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Hispanic Southern Baptists Embrace Current Baptist Faith & Message

ST. LOUIS–The National Fellowship of Hispanic Southern Baptist Churches has amended its constitution and bylaws to embrace the current version of the Baptist Faith & Message as adopted by the Southern Baptist Convention.

The action was among several constitutional changes adopted by participants during the fellowship’s annual meeting June 8-9 at <?xml:namespace prefix = st1 ns = “urn:schemas-microsoft-com:office:smarttags” />Fee Fee Baptist Church in St. Louis. The Hispanic Fellowship meets prior to the SBC annual meeting.<?xml:namespace prefix = o ns = “urn:schemas-microsoft-com:office:office” />
The group’s constitution committee proposed substituting the words “2000 Baptist Faith & Message” for “1963 Baptist Faith & Message” in the constitution’s section on doctrine.
However, Raul Vazquez, director of language missions for the Florida Baptist Convention, offered an amendment to delete reference to any year, meaning the fellowship would embrace the Baptist Faith & Message as adopted by the SBC.
Vazquez’s amendment was adopted with little opposition, as was the amended recommendation on the constitutional change.
“What has been approved is that we submit to the Baptist Faith & Message that is approved by the Southern Baptist Convention regardless” of any year, explained Herberto Becerra, pastor of First Hispanic Baptist Church of Plantation, Fla., and outgoing president of the group.
Two Texans were among those arguing for and against the constitutional change.
John Silva, a regional church starter for the Baptist General Convention of Texas, spoke against the change, arguing that adopting the 2000 Baptist Faith & Message as the fellowship’s doctrinal statement would exclude some people.
Although overwhelmingly adopted by messengers to the 2000 SBC annual meeting, the 2000 Baptist Faith & Message has been controversial in some state conventions, associations and local churches because of its language on Scripture, Jesus, the priesthood of the believer, the autonomy of the local church, the family and the role of women. The BGCT, for example, has rejected the 2000 faith statement in favor of retaining the 1963 Baptist Faith & Message.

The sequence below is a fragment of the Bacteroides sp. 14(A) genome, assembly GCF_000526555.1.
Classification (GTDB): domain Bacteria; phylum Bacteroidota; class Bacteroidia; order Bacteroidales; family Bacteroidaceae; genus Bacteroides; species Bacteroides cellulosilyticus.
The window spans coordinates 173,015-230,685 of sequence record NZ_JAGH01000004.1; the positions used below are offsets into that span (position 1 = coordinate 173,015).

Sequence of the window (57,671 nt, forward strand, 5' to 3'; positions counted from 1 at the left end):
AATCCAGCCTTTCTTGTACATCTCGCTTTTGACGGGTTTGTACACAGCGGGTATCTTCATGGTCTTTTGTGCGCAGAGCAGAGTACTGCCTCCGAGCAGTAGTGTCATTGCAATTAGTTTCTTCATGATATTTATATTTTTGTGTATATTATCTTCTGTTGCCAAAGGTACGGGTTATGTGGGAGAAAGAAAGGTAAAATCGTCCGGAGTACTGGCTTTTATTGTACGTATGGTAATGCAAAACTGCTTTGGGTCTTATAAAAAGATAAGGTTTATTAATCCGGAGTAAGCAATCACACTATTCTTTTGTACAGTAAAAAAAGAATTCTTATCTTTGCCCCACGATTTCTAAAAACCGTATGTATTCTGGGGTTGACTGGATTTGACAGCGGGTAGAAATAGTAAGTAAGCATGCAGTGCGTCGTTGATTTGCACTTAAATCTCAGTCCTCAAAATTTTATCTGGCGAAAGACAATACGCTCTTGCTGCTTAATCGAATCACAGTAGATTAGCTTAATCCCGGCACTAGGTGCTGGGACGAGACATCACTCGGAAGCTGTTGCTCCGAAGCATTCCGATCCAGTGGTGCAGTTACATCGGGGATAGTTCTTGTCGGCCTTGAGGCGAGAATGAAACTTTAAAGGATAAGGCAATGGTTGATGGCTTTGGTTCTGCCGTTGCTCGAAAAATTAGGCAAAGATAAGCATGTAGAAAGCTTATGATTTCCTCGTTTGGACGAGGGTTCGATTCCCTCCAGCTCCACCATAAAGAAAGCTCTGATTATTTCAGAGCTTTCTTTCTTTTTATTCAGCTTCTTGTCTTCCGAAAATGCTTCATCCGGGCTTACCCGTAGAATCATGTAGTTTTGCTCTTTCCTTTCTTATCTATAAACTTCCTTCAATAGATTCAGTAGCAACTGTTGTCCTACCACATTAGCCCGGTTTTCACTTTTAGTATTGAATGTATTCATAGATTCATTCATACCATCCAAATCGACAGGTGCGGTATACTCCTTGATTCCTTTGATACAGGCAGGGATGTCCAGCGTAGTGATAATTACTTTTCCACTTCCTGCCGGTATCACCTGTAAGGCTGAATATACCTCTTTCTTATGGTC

Silva’s viewpoint was countered by David Galvan, a Dallas-area pastor whose church has left the BGCT to affiliate with the new Southern Baptists of Texas Convention. Galvan also is a trustee of Southwestern Baptist Theological Seminary and a former second vice president of the SBC.
Since missionaries of the SBC International Mission Board and North American Mission Board have been asked to affirm the 2000 Baptist Faith & Message, it would be appropriate for the Hispanic Fellowship to adopt it as well, he said.
In other business, the Hispanic Fellowship elected new officers: President Augusto Valverde, pastor of Resurrection Baptist Church in Miami; First Vice President Moises Rodriguez, pastor of Primera Bautista Iglesia of Fort Worth, Texas; Second Vice President Richard Vara, pastor of Emmanuel Baptist Church of Edgewater, Colo.; Secretary Samuel Gonzales, a NAMB church starter in Missouri; Treasurer Andres Panasiuk, a member of Blackshear Place Baptist Church of Gainesville, Ga.; and Executive Secretary Julio Fuentes, minister of education at Northside Baptist Church in Hialeah, Fla.
In an address to the group, outgoing President Becerra said he has seen many changes in his four-year term of office, the most important being strengthened ties between the Hispanic Fellowship and the SBC.
“The organization has been able to get visibility among the churches and convention leaders,” Becerra said. “This is the first time that the state convention leaders and the SBC agency staff members are noticing the fact that evangelism is happening in the Hispanic churches.”
The SBC “looks to this group as a unifying force to focus on evangelism and church planting,” Becerra said. “We … are committed to being strong supporters of the SBC’s evangelistic and church planting goals.”
Written by Mark Wingfield based on personal interviews and on reporting by Baptist Press reporter Joni Hannigan, who worked with translators Eliseo Aldape and Julio Fuentes.